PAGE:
The Irish Times view on the Brexit talks: A lesson in solidarity

Jean-Claude Juncker’s emphatic support for the Irish position is reassuring

European Commission president Jean-Claude Juncker and Taoiseach Leo Varadkar at Government Buildings in Dublin on Thursday. Photograph: Brian Lawless/PA Wire

European Commission president Jean-Claude Juncker and Taoiseach Leo Varadkar at Government Buildings in Dublin on Thursday. Photograph: Brian Lawless/PA Wire

 

European Commission president Jean Claude Juncker didn’t put a tooth in it when he addressed the joint Houses of the Oireachtas. As far as the Brexit negotiations are concerned Ireland comes first and British interests are a secondary consideration.

This unambiguous show of solidarity with the Irish position as the Brexit talks enter a crucial phase is reassuring for the people of this State and demonstrates what EU solidarity means in practice. It also puts the ongoing debate in the United Kingdom into context. Prime Minister Theresa May overcame a big domestic hurdle this week by persuading pro-European Conservative MPs not to vote against her but she faces a far bigger problem in trying to persuade the EU to give her an acceptable deal.

The failure of the British to come up with a coherent approach to the commitment on the Irish backstop given last December has caused deep frustration in Brussels and Dublin. It means there is a real possibility that the talks could end with no deal. The dire consequences of this for the UK do not seem to have impinged on the country’s political leaders but it will become an inescapable outcome unless the Irish backstop issue is sorted to the satisfaction of the EU negotiators.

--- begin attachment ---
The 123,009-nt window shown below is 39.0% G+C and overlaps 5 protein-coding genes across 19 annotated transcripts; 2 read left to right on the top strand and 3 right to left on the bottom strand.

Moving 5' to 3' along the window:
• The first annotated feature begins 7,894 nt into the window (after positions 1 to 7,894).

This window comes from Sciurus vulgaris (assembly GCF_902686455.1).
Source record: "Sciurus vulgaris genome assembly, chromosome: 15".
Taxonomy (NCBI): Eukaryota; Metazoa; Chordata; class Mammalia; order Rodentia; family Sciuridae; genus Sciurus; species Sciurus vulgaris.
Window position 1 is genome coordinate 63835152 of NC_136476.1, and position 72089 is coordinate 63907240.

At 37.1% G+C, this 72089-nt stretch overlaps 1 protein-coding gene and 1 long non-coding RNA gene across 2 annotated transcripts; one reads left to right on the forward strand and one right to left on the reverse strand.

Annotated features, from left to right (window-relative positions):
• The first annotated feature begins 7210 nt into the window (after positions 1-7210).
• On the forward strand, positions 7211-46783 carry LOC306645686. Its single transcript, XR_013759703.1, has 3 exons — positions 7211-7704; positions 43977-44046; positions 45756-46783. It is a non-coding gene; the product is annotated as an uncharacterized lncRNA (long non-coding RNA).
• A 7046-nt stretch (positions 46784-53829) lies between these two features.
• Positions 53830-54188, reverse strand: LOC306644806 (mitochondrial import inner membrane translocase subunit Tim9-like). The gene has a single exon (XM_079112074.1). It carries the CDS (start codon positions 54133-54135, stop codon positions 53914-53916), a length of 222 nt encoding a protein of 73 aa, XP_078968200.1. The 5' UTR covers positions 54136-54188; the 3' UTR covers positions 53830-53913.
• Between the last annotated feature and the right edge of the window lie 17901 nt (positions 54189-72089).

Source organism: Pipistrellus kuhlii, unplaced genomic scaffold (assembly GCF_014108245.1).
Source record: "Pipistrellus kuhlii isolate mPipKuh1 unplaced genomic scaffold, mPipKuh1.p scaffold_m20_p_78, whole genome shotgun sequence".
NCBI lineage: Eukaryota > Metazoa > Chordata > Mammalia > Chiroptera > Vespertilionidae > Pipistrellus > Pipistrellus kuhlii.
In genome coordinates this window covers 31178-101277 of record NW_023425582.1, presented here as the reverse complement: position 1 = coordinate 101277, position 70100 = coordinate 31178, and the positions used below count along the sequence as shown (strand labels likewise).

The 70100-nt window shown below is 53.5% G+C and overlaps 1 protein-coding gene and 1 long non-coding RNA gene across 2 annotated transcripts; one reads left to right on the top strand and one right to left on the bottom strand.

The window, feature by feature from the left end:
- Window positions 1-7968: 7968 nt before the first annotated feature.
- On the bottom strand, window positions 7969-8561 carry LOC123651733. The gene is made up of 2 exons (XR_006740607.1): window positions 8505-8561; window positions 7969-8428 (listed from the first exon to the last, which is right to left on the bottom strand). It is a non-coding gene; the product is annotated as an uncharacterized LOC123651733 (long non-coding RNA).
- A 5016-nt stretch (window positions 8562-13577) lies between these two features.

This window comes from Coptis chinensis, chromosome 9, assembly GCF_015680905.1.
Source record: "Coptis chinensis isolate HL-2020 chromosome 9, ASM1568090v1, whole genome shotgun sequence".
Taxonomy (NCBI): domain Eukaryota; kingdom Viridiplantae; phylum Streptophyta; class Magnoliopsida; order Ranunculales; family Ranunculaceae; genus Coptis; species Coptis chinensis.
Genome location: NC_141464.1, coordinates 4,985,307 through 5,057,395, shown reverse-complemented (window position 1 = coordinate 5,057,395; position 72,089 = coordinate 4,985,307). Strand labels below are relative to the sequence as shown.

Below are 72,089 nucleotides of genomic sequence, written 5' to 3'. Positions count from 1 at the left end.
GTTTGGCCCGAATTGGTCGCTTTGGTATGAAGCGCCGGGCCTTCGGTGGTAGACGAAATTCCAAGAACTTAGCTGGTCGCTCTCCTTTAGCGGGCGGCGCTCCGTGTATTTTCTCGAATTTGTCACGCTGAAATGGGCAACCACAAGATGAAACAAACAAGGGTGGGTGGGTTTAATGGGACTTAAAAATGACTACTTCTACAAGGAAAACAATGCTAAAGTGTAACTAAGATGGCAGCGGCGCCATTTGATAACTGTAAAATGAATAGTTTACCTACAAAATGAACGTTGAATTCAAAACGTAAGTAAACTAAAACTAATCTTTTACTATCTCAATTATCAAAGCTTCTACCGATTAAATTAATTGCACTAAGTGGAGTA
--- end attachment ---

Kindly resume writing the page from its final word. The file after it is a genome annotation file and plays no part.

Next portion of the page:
Juncker had a clear message for Ireland and Britain yesterday. Saying he respected the British decision to leave, he added that Ireland should not have to pay the price for that choice. “This is why when it comes to Brexit, I have always said that it is a case of ‘Ireland first’.” He went on to say that the 26 other member states and the commission will continue to back Ireland and strongly resist any temptation to isolate this State. “Ireland has to be part of the deal,” he said.

Juncker was emphatic that the tailored solution for Northern Ireland designed to avoid a hard border would not be available for the whole UK.

This emphatic support for the Irish position and the determination to resist the return of a hard border was reassuring. There was also a clear message for Theresa May and her government. It is time for them to get real.

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